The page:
Home' Superfunds : Superfunds August 2014 Contents Superfunds August 2014
n the past decade, Australian super
funds have done a lot to implement
responsible investment policies that
cover environmental, social and corporate
governance (ESG) issues. But most of the
work has been at the ‘ivory tower’ policy and
That’s changing: activists are increasingly turning
social investments into a public issue. They’re
rallying members to pressure funds to divest
controversial holdings in the likes of fossil fuels.
“The mobilisation of super fund members
around responsible investment is only just
beginning,” says James Gifford, Senior Fellow at
the Harvard Kennedy School and Senior Advisor
to TAU Investment Management.
Trustees and management are aware
of the damage such public campaigns
can do to their fund’s brand. But, at the same
time, they need to focus on the fund’s primary
responsibility: financing members’ retirements.
Fortunately, there is growing recognition
that responsible investing can not only cut risk,
but enhance returns; and there are emerging
investment opportunities in assets, such as green
bonds, that combine socially desirable outcomes
with strong returns.
Responsible investing “is not about sacrificing
returns or putting up with OK returns,” says
Gordon Noble, Managing Director, Inflection
Point Capital Management and ASFA’s former
Director of Investments. “It’s about achieving
RECOGNITION OF SOCIAL INVESTMENTS
A decade ago, there was a general convention
that trustees shouldn’t consider non-financial
issues. “It is now universally acknowledged that
trustees have the right to engage around ESG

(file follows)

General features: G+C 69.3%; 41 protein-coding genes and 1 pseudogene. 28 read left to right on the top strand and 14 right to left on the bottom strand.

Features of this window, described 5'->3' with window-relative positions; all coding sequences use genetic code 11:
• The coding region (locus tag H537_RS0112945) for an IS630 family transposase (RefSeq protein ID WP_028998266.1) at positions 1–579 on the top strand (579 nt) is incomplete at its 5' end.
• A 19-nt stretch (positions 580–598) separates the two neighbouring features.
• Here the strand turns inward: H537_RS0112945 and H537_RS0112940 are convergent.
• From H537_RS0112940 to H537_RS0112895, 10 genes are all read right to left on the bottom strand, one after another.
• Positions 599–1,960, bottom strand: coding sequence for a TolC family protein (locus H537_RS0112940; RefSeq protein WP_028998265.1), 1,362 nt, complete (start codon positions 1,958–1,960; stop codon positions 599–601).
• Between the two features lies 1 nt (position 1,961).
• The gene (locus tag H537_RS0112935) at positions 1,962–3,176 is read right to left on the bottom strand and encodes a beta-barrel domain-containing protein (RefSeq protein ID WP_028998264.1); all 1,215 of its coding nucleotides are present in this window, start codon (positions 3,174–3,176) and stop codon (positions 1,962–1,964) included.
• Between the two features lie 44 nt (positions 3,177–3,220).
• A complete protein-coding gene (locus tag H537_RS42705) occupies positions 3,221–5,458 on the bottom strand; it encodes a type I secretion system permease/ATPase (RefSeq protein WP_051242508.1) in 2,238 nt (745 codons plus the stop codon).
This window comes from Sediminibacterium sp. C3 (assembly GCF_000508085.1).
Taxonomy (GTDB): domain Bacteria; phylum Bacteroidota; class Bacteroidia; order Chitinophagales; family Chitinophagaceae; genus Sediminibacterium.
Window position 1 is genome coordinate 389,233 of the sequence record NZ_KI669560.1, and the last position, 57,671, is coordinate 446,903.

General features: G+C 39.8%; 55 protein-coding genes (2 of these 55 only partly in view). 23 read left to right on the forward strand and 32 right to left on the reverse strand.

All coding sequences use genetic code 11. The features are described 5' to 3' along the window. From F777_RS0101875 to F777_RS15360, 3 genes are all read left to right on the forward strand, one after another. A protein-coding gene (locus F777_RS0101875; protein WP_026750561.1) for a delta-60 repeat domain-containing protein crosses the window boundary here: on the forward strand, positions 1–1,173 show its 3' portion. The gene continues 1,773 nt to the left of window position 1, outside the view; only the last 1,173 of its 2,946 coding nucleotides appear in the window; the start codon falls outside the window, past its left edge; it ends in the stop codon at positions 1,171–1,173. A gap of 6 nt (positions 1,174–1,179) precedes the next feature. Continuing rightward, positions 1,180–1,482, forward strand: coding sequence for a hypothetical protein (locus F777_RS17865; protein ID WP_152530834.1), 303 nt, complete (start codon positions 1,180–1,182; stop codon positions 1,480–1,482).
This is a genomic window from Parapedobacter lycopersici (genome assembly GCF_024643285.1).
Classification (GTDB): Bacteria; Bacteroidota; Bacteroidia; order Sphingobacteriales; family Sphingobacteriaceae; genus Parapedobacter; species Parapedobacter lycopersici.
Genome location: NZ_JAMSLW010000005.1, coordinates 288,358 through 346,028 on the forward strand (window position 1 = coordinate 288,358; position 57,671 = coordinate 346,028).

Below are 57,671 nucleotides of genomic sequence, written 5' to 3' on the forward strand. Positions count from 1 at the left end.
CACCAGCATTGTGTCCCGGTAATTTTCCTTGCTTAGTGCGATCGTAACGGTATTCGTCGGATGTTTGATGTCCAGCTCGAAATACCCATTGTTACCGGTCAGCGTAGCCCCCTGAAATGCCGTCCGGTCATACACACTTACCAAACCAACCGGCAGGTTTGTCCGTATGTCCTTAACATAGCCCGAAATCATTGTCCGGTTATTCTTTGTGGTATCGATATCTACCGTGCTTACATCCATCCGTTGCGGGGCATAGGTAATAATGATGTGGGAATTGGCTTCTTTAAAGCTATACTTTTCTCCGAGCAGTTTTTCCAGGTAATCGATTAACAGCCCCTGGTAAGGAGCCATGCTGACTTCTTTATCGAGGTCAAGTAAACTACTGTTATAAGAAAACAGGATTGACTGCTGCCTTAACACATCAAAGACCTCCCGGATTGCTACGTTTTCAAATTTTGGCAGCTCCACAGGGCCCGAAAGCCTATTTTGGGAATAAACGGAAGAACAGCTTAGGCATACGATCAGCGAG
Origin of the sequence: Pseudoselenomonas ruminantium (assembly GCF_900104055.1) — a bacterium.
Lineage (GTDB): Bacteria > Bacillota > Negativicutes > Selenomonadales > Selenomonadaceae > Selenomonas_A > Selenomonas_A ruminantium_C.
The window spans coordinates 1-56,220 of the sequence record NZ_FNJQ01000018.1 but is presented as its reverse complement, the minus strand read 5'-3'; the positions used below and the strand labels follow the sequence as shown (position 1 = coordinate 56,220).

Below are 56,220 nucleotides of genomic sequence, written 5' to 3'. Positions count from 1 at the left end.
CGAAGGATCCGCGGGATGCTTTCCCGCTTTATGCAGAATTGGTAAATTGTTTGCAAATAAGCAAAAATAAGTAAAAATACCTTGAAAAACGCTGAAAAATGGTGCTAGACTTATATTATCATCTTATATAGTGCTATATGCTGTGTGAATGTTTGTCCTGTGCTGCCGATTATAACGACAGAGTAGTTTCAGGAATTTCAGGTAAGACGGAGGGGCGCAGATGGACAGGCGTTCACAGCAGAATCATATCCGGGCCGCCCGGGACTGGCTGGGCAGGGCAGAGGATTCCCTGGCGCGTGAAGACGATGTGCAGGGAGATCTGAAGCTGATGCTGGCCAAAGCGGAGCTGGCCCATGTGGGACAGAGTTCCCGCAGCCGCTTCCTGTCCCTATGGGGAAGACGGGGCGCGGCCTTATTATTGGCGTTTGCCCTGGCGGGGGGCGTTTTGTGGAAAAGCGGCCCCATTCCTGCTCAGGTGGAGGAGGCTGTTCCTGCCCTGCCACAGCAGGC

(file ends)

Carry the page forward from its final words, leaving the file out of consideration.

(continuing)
issues – in fact, the Australian Securities Exchange
(ASX) Corporate Governance Principles have just
introduced new changes that enhance company
ESG disclosure,” Noble says.
According to the Responsible Investment
Association Australasia (RIAA), in 2012, some
$A152 billion of funds were held in responsible
investment portfolios, a 30 per cent increase from
2011. That represents 16 per cent of total assets
under management, up from 8 per cent in 2010.
RIAA says responsible investment “is an approach to
investment that explicitly acknowledges the relevance
to the investor of ESG factors, and the long-term
health and stability of the market as a whole”.
Noble says, in recent years, funds have built ESG
capacity, including having the trustee board establish
a responsible investment policy; incorporation of
ESG into investment mandates; and building internal
responsible investment capacity.
A key driver was the United Nations (UN)
Principles for Responsible Investment (PRI),
to which many Australian super funds have
become signatories. The PRI is based on six
principles, including “incorporating ESG issues
into investment analysis and decision-making
Gifford, founding executive director of the UN
PRI, says Australian super funds have implemented
the principles “pretty well” compared with many
SOCIAL MEDIA SWARMING CAMPAIGNS
“The drive around responsible investing was led
by pension funds, super funds and asset owners,”
Noble says. “It wasn’t led by members of the
funds.” But this is changing, with social investments
becoming a public issue and member-focused.
Bill Hartnett, Head of Sustainability at New South
Wales’ Local Government Super (LGS), says that non-
governmental organisations (NGOs) and campaigners
“are putting together the dots that super funds are
huge providers of capital for both good, and what
they might consider ‘bad’, projects.”
Campaigns have already been successful,
including the Tobacco Free Super campaign led by
the oncologist, Dr Bronwyn King.
When King found her super fund invested in
tobacco, she convinced it to offload its tobacco
holdings. Some 20 major funds have since divested
from tobacco after discussions with Dr King.
But Noble says the intensity of campaigns,
fuelled by social media, will increase.
He says there will be ‘bee-like’ social media
swarming campaigns, where an issue gets rapid
growth in the number of people active on it. “The
group will come together, campaign on an issue,
and then go away. Every pension fund trustee
will really need to understand the impact of their
fund’s behaviour on its brand.”
Andrew Gray, AustralianSuper’s Manager of
Investments Governance, says his fund has seen
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